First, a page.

New Pentagon program empowers military spouses for family’s transition to civilian life – U.S.
New Pentagon program empowers military spouses for family’s transition to civilian life
WASHINGTON — The Pentagon is rolling out a new program that provides military spouses resources to prepare them and their family for the time when their husband or wife transitions out of the military.
The Military Spouse Transition Program, or MySTeP, is an initiative that launched in early August through the Pentagon’s Military Community and Family Policy office and provides military spouses information to help prepare them for the inevitability of their family leaving the military.
While servicemembers go through the Transition Assistance Program, or TAP, to prepare for their transition, military spouses have faced a lack of information about the transition, which causes a challenge for families, according to Eddy Mentzer, the associate director for children, youth, and families in Military Community and Family Policy office in the Defense Department’s office of the undersecretary for personnel and readiness.
“And we recognize very seriously that when there’s a family involved, the military spouse plays an equal role in the entire transition process,” he said.
Pentagon officials realized about three years ago that there was an information and resources gap for spouses, Mentzer said. Though spouses can attend the TAP program, they found it was often difficult for families to find child care or to take time off from their jobs.
The program’s team spoke to military spouses who had gone through a transition about what they wished they had done as a spouse to prepare them for eventually transitioning out of the military and what resources they wish they had once they left, Mentzer said. Some spouses mentioned how they wished when they were younger that they had developed better financial habits such as saving money. Mentzer said he also was interested to know how important networks were to them, for a career and personal support.
“So we want to educate them… that there are things they can do right now that they can take advantage of,” he said.
The Pentagon developed the MySTeP program as a journey, with resources for the first day that they became a military spouse to the day that their husband or wife retires or separates. MySTeP is available on the Military OneSource website, a one-stop for programs and resources for military families through the Defense Department. By having the program available online, spouses can access its information whenever and wherever they are.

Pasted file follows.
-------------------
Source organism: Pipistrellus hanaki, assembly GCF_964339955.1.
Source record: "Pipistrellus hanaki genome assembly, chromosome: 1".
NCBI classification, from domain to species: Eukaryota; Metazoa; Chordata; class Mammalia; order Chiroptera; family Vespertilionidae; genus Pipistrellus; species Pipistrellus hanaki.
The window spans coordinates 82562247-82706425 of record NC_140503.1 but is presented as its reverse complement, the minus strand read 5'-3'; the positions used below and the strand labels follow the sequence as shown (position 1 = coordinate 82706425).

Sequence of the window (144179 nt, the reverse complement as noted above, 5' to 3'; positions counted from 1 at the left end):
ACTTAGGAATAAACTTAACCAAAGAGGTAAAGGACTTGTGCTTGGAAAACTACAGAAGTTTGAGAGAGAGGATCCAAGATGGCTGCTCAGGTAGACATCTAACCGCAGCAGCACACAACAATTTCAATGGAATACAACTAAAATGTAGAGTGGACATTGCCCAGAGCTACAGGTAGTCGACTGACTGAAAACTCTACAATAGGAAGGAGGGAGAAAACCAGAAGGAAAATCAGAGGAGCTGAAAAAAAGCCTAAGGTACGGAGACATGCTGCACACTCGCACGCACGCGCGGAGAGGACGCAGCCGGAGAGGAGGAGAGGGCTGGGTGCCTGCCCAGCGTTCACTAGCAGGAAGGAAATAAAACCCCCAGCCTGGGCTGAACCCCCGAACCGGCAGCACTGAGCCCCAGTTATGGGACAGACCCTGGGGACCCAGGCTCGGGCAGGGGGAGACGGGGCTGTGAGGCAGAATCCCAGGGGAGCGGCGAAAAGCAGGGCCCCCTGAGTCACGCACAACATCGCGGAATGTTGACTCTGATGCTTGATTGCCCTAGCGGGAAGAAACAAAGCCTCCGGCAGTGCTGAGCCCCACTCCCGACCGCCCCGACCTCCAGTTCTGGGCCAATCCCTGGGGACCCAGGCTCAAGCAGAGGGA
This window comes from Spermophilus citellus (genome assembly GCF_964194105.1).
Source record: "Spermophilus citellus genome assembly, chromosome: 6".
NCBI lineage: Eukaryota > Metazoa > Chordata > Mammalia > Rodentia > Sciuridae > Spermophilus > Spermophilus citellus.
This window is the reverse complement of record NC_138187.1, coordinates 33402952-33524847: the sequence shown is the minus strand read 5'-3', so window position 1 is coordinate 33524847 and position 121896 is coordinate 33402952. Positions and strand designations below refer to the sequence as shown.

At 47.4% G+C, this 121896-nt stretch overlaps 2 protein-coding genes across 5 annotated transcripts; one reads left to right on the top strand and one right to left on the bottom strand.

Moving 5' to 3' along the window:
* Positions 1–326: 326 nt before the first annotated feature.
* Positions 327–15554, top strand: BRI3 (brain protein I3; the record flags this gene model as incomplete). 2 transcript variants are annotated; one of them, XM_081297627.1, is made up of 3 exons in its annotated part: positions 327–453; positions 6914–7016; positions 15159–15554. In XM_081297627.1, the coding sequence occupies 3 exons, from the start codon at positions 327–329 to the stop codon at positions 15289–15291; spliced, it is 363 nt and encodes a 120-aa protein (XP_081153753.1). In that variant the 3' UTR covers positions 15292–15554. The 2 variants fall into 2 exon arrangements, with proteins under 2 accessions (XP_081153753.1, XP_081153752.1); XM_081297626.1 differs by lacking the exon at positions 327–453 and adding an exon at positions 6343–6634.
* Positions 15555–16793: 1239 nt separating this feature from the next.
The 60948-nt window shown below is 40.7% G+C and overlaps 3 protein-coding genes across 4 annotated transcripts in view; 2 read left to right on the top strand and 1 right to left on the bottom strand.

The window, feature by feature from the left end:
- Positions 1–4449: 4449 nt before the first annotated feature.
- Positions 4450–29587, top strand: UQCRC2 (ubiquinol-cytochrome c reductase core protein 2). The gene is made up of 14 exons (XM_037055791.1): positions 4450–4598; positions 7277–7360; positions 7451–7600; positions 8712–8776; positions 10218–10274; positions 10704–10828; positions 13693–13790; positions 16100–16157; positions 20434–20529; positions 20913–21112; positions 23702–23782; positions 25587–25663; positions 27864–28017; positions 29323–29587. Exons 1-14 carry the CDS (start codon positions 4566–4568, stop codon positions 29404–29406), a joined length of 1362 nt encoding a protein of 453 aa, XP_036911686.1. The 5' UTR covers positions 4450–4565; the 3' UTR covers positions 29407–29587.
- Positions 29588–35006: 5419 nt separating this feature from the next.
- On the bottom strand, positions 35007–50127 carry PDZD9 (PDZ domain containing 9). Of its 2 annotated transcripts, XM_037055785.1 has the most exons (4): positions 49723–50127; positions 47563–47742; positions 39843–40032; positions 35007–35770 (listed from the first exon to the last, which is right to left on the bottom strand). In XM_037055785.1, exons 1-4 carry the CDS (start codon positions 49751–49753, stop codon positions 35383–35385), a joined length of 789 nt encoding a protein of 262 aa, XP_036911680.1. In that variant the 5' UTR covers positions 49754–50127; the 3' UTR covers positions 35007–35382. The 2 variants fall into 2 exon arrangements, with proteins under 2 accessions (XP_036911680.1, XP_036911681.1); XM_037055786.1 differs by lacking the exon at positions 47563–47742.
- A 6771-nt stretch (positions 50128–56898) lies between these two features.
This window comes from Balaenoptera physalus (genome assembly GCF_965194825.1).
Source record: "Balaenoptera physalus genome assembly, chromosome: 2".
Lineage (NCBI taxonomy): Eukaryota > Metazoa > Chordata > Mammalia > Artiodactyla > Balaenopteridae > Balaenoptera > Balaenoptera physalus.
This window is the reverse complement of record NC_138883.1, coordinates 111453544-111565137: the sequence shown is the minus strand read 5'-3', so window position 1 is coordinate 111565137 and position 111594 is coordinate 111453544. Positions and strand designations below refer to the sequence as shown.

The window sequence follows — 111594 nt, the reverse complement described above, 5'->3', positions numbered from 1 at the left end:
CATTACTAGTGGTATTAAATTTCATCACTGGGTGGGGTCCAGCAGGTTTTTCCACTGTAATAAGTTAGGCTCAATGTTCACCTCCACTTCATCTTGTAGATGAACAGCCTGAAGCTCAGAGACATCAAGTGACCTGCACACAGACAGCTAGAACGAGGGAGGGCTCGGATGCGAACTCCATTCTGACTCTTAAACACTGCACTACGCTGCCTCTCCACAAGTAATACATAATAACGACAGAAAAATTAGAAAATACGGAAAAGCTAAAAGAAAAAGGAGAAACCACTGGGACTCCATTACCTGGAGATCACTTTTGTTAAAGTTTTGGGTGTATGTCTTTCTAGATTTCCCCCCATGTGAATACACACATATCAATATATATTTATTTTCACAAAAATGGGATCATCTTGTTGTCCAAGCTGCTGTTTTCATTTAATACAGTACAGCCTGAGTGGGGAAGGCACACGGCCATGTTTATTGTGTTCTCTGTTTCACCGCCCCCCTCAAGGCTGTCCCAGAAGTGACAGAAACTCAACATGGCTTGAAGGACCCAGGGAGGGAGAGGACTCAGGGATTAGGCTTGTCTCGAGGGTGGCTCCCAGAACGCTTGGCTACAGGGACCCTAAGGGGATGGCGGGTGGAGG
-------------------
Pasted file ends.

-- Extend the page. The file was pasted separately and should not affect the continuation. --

As part of the Spouse Education and Career Opportunities program on Military OneSource, MySTeP is comprised of three steps that focus on the different phases of being a military spouse: “Stepping In” is for new spouses, “Stepping Through” for ones who are familiar with military life, and “Stepping Beyond” for spouses about to transition back to civilian life with their husband or wife.
Videos for new spouses in the “Stepping In” section include finding employment help on the installation, locating financial support and assistance, and strengthening your social network with family readiness resources. The videos pop-up with a sidebar consisting of links to resources discussed in the video.
The MySTeP program website only has content now for the first two steps, not the last step for spouses transitioning. The program’s team wanted to test and establish their methodology and way for delivering the resources to the spouses, Mentzer said, and so they started with “Stepping In.” But he said the most valuable resources will be the last step for spouses.
During the next 12 to 18 months, they will roll out content and develop another 170 videos for the program, according to Mentzer. Most of the marketing push for the program will start in September, but Mentzer said he is also hoping to have word of MySTeP spread in online communities for military spouses because it’s “one of the most trusted resources for information.”
Mentzer said he hopes the program will empower spouses by giving them the information and resources they need, and then it’s up to the individual to “own it.”